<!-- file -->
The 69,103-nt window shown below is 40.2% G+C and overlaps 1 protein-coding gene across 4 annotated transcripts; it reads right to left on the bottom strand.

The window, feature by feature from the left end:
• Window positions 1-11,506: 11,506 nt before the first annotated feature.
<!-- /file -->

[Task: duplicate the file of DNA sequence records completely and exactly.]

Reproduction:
The 69,103-nt window shown below is 40.2% G+C and overlaps 1 protein-coding gene across 4 annotated transcripts; it reads right to left on the bottom strand.

The window, feature by feature from the left end:
• Window positions 1-11,506: 11,506 nt before the first annotated feature.